Notebook prices are following desktop prices south for the winter as Hewlett-Packard (HWP) today cut prices on its Omnibook line of notebooks up to 14.6 percent and Fujitsu
launched a low-cost
notebook blitz with a $1,499 system that includes a 166-MHz Pentium MMX processor.
Hewlett-Packard's (HP) low-cost model, the OmniBook 2000CT, comes
HP's OmniBook 3000
with a 133-MHz Pentium MXX processor, a 2GB hard disk drive, and a 12.1-inch active-matrix LCD screen. It will now sell for an estimated street price of $1,585, easily one of the least expensive notebooks on the market equipped with a high-quality active-matrix screen.
Fujitsu, a vendor whose notebook fortunes have been on the rise, is also getting aggressive on price. The company found itself situated among the top ten notebook vendors in 1997, according to International Data Corporation, and is making a big push in the retail channel with the introduction of the LifeBook 765DX, which will retail for $1,499.
HP's notebook prospects are also bright. Though it was marked as a slumbering giant in the notebook arena for some time, last year HP began to reinvigorate its notebook division and saw its fortunes improve with the introduction of several new models. The company also stepped up its schedule for implementing prices cuts to more closely track competitors' prices--the Omnibooks have seen four rounds of price cuts in the past five months.
Other price cuts in the latest round include the HP OmniBook 5700CT, which received the largest price cut, a 14.6 percent reduction. The notebook, targeted for use in corporate settings, comes with a 166-MHz Pentium MXX processor, a 3GB hard disk drive, and a 12.1-inch dual-scan display. HP estimates a street price of $2,620 for the notebook.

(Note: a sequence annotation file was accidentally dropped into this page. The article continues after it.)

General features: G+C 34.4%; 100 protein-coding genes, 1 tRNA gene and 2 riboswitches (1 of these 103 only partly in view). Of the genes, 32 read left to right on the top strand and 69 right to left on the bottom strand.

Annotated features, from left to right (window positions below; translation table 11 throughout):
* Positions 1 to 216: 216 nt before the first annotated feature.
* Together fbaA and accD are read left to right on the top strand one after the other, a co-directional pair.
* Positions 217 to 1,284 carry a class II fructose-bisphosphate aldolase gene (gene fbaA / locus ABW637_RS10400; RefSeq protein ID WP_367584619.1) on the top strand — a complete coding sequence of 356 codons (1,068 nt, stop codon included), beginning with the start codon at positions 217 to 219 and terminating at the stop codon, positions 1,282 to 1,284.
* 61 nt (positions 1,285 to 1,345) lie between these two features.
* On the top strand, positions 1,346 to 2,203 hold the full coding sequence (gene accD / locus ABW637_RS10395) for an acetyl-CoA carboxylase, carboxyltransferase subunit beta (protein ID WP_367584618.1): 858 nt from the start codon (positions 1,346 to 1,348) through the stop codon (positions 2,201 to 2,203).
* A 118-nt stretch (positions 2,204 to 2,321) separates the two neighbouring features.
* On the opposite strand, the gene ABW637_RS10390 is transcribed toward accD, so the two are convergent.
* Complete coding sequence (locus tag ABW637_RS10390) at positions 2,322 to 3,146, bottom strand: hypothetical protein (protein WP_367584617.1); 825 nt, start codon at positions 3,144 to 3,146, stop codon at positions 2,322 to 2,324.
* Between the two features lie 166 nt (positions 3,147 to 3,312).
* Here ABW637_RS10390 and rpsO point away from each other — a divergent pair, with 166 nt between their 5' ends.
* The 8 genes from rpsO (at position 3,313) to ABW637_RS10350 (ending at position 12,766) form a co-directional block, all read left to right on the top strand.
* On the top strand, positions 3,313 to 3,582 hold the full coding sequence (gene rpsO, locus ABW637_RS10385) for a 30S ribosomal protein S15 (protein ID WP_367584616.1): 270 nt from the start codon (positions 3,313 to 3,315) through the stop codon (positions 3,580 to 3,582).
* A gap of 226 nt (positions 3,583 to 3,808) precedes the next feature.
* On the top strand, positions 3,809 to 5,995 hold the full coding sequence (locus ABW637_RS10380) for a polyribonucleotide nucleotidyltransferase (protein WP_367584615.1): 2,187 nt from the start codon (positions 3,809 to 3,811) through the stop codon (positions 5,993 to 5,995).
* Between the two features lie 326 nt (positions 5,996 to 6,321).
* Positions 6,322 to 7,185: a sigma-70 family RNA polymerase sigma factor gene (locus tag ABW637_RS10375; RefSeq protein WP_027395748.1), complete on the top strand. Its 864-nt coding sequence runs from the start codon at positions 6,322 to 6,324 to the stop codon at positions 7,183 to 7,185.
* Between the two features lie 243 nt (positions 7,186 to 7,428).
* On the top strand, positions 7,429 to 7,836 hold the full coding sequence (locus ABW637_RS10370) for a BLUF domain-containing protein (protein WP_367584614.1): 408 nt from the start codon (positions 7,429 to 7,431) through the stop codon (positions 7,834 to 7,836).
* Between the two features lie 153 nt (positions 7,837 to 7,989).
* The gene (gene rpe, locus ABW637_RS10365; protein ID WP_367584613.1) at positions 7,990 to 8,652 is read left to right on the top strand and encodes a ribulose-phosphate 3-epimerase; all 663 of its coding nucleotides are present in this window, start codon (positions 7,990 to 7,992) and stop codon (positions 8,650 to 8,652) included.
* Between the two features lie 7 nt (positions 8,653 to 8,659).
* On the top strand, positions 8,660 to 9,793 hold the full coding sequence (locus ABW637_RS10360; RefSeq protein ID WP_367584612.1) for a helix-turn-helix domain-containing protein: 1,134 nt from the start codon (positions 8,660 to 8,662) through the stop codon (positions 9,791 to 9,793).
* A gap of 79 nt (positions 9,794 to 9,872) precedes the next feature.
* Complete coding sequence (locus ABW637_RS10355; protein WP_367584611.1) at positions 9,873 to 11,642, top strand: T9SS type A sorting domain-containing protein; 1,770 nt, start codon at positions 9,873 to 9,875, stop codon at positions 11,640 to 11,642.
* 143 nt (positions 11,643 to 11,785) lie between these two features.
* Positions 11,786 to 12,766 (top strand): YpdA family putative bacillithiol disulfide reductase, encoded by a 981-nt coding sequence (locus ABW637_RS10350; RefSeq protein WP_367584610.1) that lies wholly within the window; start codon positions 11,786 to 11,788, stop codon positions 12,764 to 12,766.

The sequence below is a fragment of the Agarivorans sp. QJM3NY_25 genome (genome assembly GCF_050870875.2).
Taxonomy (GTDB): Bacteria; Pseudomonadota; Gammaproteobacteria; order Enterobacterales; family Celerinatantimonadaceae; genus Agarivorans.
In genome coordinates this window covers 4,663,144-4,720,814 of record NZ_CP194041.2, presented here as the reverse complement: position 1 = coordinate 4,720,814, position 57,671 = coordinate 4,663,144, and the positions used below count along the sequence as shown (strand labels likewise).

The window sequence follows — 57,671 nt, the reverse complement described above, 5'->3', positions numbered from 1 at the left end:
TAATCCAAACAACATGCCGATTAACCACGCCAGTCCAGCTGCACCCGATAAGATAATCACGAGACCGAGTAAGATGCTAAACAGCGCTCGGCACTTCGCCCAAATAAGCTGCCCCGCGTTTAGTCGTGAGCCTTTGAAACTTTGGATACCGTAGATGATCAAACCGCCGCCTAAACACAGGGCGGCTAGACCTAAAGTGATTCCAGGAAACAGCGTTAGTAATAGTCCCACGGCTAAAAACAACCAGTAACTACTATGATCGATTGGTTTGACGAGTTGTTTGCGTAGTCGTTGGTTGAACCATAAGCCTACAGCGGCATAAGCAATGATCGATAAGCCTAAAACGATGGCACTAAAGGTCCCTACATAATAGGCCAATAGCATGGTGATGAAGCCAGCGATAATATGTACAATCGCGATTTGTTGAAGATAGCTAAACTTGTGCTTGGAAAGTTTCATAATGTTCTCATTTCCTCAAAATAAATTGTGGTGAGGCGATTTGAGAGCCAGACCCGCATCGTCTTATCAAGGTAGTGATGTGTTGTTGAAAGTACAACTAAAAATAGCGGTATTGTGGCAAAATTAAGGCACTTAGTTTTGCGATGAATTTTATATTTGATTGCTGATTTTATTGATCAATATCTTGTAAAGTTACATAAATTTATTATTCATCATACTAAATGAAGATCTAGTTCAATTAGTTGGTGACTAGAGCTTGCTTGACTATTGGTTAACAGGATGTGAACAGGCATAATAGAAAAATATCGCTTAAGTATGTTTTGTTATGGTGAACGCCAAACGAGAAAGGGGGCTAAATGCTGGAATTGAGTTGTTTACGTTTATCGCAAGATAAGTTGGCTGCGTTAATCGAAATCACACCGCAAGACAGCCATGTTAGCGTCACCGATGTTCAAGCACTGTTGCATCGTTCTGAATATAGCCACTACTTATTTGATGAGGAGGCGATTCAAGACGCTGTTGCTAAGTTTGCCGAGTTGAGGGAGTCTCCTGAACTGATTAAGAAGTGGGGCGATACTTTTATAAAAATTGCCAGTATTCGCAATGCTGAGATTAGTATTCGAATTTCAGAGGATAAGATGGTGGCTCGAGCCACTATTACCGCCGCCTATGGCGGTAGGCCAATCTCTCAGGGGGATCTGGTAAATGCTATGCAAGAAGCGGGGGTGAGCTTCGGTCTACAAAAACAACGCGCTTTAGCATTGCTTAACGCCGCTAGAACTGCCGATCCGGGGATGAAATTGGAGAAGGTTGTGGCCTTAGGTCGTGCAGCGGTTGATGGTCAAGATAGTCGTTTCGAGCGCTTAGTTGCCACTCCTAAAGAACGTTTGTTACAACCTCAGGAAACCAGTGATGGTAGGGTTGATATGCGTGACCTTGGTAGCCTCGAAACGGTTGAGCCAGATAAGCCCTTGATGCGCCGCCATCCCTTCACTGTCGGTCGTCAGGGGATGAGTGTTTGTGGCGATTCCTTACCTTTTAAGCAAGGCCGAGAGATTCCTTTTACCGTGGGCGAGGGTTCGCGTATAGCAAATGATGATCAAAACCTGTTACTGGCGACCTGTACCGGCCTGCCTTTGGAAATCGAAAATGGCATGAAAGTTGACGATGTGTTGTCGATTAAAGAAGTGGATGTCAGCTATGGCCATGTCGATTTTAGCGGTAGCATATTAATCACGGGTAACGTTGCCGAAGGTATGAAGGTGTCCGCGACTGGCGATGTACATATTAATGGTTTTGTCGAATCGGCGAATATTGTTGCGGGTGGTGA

Other models include the OmniBook 3000CTX, which comes with a 233-MHz Pentium MMX processor, a 4GB hard disk drive, and a 13.3-inch active-matrix display. The 3000CTX now carries an estimated street price of $3,485.
HP is set to refresh its fleet of notebook PCs in the spring and come out
with, among other models, a "thin and wide" series that will be similar in
size to IBM's popular 560 ThinkPads, as previously reported.
The debut will coincide with Intel's release of the first versions of the Pentium II processor for mobile computers. The mobile Pentium IIs will initially run at 233 MHz and 266 MHz.
Fujitsu's $1,499 model comes with 12.1-inch "high contrast" dual-scan display, 166-MHz Pentium MMX processor, a 2GB hard disk drive, a 20X CD-ROM drive, and a built-in 56-kbps modem to compete against the likes of Compaq and Toshiba, which have themselves introduced a number of low-cost notebooks this year.
Industry analysts expect the largest growth in the notebook market to come
this year from sales of sub-$2,000 systems through retail superstores.
The 765DX will be available at various retailers including CompUSA,
Computer City, Best Buy, and Fry's, according to Fujitsu.